Atlanta Sexual Harassment Attorney
For as long as women have been in the workforce, they have been forced to suffer sexual harassment at the hands of their male superiors and co-workers, and even customers, clients, and third parties like vendors and suppliers. Sexual harassment has been recognized in the courts as a form of unlawful sex discrimination since the 1970s, but it hasn’t gone away. The #MeToo movement that started in 2018 has shined a spotlight on sexual harassment in the workplace, yet between 2018 and 2021 the Equal Employment Opportunity Commission (EEOC) still received nearly 30,000 charges alleging sexual harassment.
Sexual harassment in the workplace is a form of sex discrimination that is prohibited by Title VII of the Civil Rights Act of 1964. Victims of harassment can bring Title VII claims and recover compensation for the harm they suffered, including financial losses, emotional harm, and punitive damages in appropriate cases. The Forsythe Law Firm can help. Contact our experienced Atlanta sexual harassment lawyer today.
Quid Pro Quo Sexual Harassment
Quid pro quo sexual harassment is the “classic” form that sexual harassment takes. Quid pro quo sexual harassment occurs when a supervisor propositions a subordinate for sexual favors or a romantic or dating relationship and conditions employment or job benefits on the subordinate complying with the demand. The superior might promise favorable treatment such as raises, promotions or plum assignments for agreeing, or threaten adverse treatment such as unfavorable assignments, negative reviews, or termination for refusing. In nearly every instance of quid pro quo sexual harassment, it’s not just the harasser but also the company itself that can be held liable for the economic and emotional harm inflicted by the harassment.
Hostile Work Environment Sexual Harassment
A hostile work environment is created when an employee is subjected to unwelcome conduct of a sexual nature that is so severe or pervasive that it alters the conditions of the work environment and makes the workplace a hostile or intimidating place to be. A hostile environment can be created by inappropriate touching, offensive comments, gestures, dirty jokes, graffiti, displays of pornography on computers or in break rooms, and by other similar means. It is not only supervisors but also co-workers, customers or other third parties who can create a hostile work environment. Companies are liable for hostile environments created by managerial or executive employees, but they can also be liable for hostile environments created by others when the company was made aware of the harassment yet did not adequately address it.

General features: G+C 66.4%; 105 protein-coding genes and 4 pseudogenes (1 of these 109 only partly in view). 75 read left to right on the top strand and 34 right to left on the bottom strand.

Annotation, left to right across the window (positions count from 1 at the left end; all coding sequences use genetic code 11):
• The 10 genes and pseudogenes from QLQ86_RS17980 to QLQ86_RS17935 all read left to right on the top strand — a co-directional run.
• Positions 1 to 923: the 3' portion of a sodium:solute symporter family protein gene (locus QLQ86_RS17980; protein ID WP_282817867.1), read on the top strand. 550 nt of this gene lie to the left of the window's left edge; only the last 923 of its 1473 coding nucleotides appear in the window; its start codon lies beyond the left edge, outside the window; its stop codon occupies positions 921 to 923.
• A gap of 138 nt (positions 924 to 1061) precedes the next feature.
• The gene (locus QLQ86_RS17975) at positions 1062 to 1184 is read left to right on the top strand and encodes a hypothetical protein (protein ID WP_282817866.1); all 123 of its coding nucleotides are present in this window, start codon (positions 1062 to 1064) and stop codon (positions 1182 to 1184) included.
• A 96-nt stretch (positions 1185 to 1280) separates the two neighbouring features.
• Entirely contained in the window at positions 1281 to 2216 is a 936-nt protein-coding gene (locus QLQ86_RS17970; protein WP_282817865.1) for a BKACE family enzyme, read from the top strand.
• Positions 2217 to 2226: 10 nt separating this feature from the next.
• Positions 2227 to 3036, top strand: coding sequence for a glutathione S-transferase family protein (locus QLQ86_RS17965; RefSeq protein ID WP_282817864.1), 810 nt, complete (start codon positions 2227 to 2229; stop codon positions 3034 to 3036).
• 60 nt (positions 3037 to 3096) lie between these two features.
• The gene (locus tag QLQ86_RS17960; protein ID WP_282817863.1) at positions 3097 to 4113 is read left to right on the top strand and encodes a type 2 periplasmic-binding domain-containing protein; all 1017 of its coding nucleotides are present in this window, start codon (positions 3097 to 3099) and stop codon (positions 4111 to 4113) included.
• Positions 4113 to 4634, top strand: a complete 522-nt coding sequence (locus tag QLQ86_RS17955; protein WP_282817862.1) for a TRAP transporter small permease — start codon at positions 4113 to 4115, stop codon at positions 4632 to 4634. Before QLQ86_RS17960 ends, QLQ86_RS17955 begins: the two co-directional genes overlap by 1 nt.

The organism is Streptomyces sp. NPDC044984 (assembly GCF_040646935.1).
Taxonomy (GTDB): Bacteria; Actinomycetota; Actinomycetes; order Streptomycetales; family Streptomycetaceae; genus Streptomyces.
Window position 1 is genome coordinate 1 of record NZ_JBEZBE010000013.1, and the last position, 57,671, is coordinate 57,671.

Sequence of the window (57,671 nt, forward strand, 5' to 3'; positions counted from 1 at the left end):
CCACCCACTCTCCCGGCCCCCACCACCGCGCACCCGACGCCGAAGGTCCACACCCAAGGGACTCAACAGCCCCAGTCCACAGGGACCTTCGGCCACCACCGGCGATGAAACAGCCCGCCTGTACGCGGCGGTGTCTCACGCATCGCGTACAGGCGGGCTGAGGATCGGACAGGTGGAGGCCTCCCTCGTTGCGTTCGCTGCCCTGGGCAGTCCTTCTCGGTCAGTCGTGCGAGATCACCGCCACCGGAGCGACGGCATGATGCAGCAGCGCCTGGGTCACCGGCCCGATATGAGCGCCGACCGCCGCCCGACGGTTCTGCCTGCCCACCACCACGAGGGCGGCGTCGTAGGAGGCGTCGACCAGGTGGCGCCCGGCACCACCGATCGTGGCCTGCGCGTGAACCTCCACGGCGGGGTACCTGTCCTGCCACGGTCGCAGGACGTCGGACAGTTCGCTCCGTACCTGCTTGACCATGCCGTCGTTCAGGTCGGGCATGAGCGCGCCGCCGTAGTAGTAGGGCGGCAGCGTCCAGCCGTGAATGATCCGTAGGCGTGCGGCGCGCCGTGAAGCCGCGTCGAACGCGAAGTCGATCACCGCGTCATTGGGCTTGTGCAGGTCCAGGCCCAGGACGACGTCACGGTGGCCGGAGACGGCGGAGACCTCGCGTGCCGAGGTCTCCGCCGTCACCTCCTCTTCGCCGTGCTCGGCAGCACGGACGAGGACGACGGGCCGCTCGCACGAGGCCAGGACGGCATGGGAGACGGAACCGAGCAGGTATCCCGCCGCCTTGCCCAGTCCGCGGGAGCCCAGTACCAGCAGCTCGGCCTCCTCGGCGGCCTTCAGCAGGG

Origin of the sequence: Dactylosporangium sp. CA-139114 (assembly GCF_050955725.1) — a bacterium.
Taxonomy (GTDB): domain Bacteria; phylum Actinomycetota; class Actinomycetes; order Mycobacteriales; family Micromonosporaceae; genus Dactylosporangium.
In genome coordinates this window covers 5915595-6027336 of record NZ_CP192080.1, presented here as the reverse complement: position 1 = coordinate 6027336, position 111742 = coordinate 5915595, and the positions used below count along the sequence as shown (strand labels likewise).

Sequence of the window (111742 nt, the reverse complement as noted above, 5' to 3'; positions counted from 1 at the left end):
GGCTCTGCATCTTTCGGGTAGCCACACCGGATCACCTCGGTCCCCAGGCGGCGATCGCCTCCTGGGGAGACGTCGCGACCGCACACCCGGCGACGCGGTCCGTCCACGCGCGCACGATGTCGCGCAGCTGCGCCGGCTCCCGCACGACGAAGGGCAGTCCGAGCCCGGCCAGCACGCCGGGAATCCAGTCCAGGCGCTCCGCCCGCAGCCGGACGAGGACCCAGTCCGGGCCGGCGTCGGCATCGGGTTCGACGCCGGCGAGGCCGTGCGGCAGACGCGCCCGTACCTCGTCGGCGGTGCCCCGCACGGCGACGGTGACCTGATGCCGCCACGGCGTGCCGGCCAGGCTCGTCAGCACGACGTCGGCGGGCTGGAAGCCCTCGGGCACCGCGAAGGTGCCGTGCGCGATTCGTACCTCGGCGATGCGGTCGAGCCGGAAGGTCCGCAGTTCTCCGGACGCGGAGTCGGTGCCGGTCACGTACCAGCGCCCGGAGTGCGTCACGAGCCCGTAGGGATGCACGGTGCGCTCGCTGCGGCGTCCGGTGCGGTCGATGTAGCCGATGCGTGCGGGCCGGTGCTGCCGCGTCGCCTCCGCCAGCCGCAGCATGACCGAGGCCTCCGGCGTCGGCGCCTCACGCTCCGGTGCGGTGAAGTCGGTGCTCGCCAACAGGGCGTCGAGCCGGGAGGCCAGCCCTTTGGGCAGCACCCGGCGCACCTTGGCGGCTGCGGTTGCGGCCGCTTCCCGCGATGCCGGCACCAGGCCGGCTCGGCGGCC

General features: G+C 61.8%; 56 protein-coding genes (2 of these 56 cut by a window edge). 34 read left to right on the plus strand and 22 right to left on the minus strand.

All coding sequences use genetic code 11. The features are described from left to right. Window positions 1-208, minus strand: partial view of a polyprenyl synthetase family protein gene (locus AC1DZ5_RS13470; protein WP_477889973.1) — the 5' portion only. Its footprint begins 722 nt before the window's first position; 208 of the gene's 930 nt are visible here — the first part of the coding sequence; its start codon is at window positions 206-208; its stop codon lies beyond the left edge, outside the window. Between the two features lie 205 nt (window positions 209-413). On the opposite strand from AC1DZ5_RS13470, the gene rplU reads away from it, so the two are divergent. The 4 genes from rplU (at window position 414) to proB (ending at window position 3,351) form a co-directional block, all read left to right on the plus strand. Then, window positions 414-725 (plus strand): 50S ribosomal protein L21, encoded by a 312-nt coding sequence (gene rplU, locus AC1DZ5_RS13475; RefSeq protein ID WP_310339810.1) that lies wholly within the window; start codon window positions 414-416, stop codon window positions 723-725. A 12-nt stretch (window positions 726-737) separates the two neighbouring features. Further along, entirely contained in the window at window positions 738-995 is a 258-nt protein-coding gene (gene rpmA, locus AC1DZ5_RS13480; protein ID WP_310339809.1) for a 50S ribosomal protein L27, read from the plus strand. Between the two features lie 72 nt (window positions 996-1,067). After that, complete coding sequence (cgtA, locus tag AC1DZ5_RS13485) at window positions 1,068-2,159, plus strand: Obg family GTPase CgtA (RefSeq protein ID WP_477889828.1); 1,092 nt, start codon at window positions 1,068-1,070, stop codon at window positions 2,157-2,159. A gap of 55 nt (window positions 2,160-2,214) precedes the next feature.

Although women are most often the victim of workplace sexual harassment (over 78% of EEOC charges between 2018 and 2021 were filed by women), sexual harassment can be perpetrated by women upon men as well. Courts have also recognized that same-sex harassment is unlawful sex discrimination prohibited by Title VII.
How The Forsythe Law Firm Can Help
Depending on how severe the harassment is, a first step for a sexual harassment victim might be to bring the matter to the employer’s attention and provide them with the opportunity to correct the situation. The employer should investigate and determine whether harassment occurred, take appropriate disciplinary measures if it did occur, and communicate those results to the victim. Companies can be held liable for sexual harassment if they fail to do this, even if they wouldn’t otherwise be liable for harassment that was not perpetrated by a superior.
The next step for the employee would typically be to file a charge with the EEOC. This charge should be filed within one year of the harassment. The EEOC can take up to 180 days to investigate the complaint. The agency can try to settle the matter through mediation or conciliation, or pursue charges against the employer. If the EEOC declines to use its enforcement powers against the employer, it will issue a Notice of Right to Sue (a “right to sue” letter) that frees the employee to file a lawsuit in federal court. Now it’s up to the employee to prove that the harassment occurred, establish the harm done and ask for appropriate relief through the courts.
Christine Forsythe is an experienced federal court litigator and active employment lawyer who stands up for women and others who have been sexually harassed in the workplace. The Forsythe Law Firm can evaluate your situation and explain your options, and advise and assist you at every stage of your complaint. Should you require skilled legal help to litigate your case, settle out of court or seek a judgment and jury verdict, you’ll find our firm ready to step in and provide passionate and vigorous representation.
Contact The Forsythe Law Firm Today
Sadly, Georgia ranks third in the country for having the most sexual harassment charges filed with the EEOC as a percentage of population. The Forsythe Law Firm is committed to ending harassment in the workplace in Georgia and vindicating the rights of those who have been harassed. Contact our experienced Atlanta sexual harassment lawyer today.